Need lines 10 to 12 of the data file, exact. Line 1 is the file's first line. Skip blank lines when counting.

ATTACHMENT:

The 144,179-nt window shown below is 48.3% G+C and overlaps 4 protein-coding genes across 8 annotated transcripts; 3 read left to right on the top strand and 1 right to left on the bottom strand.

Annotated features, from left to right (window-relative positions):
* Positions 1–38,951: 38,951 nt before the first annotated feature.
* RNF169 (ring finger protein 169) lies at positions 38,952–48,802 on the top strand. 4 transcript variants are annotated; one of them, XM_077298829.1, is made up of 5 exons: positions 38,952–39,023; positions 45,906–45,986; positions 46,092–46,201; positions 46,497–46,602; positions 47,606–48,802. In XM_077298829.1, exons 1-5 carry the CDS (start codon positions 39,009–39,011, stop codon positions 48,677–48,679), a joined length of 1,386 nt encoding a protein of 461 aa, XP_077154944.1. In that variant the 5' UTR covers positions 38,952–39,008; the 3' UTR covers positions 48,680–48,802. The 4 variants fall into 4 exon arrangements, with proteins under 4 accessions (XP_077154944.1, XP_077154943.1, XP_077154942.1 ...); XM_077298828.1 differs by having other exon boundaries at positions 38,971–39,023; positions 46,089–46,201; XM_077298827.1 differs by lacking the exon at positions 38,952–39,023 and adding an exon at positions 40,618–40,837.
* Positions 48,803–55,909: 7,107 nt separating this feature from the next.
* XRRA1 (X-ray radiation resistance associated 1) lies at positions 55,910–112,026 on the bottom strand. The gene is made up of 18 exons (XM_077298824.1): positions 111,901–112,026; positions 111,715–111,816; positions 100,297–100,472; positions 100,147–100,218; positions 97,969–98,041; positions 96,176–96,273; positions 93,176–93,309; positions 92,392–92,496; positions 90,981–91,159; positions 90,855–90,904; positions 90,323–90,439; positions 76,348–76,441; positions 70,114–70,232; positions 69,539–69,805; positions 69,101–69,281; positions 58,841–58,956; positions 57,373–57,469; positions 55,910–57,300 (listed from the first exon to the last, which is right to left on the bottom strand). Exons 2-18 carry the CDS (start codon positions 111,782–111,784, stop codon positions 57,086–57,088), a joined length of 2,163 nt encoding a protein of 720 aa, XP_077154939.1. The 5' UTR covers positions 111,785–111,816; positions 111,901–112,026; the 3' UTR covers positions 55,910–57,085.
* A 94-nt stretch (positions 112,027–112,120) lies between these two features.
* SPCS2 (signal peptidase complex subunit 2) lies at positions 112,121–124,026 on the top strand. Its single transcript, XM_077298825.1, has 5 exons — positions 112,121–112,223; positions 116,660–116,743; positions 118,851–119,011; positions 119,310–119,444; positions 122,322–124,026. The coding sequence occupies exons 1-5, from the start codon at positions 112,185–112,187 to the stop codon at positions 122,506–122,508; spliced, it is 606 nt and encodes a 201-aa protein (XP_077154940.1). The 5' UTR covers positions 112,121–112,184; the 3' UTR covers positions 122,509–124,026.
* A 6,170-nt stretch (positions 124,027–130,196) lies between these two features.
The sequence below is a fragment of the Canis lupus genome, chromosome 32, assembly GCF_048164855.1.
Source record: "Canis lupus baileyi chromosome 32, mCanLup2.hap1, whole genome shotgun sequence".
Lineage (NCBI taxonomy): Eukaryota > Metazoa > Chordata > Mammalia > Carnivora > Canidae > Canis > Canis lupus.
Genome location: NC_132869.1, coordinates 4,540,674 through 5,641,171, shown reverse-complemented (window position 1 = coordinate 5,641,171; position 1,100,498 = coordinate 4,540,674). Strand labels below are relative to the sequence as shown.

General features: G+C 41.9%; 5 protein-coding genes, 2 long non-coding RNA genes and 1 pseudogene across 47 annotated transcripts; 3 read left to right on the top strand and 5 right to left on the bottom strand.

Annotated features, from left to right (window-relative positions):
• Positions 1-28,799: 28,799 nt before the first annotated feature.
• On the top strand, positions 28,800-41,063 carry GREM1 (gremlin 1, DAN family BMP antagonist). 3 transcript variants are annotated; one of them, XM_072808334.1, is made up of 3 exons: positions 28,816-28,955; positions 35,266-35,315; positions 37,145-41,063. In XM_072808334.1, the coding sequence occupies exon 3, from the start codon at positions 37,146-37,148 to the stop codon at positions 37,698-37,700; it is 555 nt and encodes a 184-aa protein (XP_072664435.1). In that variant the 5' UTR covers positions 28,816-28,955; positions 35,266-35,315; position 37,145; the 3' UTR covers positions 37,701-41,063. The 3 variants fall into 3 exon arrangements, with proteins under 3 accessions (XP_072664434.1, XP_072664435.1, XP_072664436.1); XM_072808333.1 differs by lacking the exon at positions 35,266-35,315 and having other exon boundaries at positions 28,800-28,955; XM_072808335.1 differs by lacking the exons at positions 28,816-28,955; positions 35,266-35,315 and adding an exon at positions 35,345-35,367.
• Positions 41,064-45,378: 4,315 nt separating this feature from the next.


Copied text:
The sequence below is a fragment of the Canis lupus genome, chromosome 32, assembly GCF_048164855.1.
Source record: "Canis lupus baileyi chromosome 32, mCanLup2.hap1, whole genome shotgun sequence".
Lineage (NCBI taxonomy): Eukaryota > Metazoa > Chordata > Mammalia > Carnivora > Canidae > Canis > Canis lupus.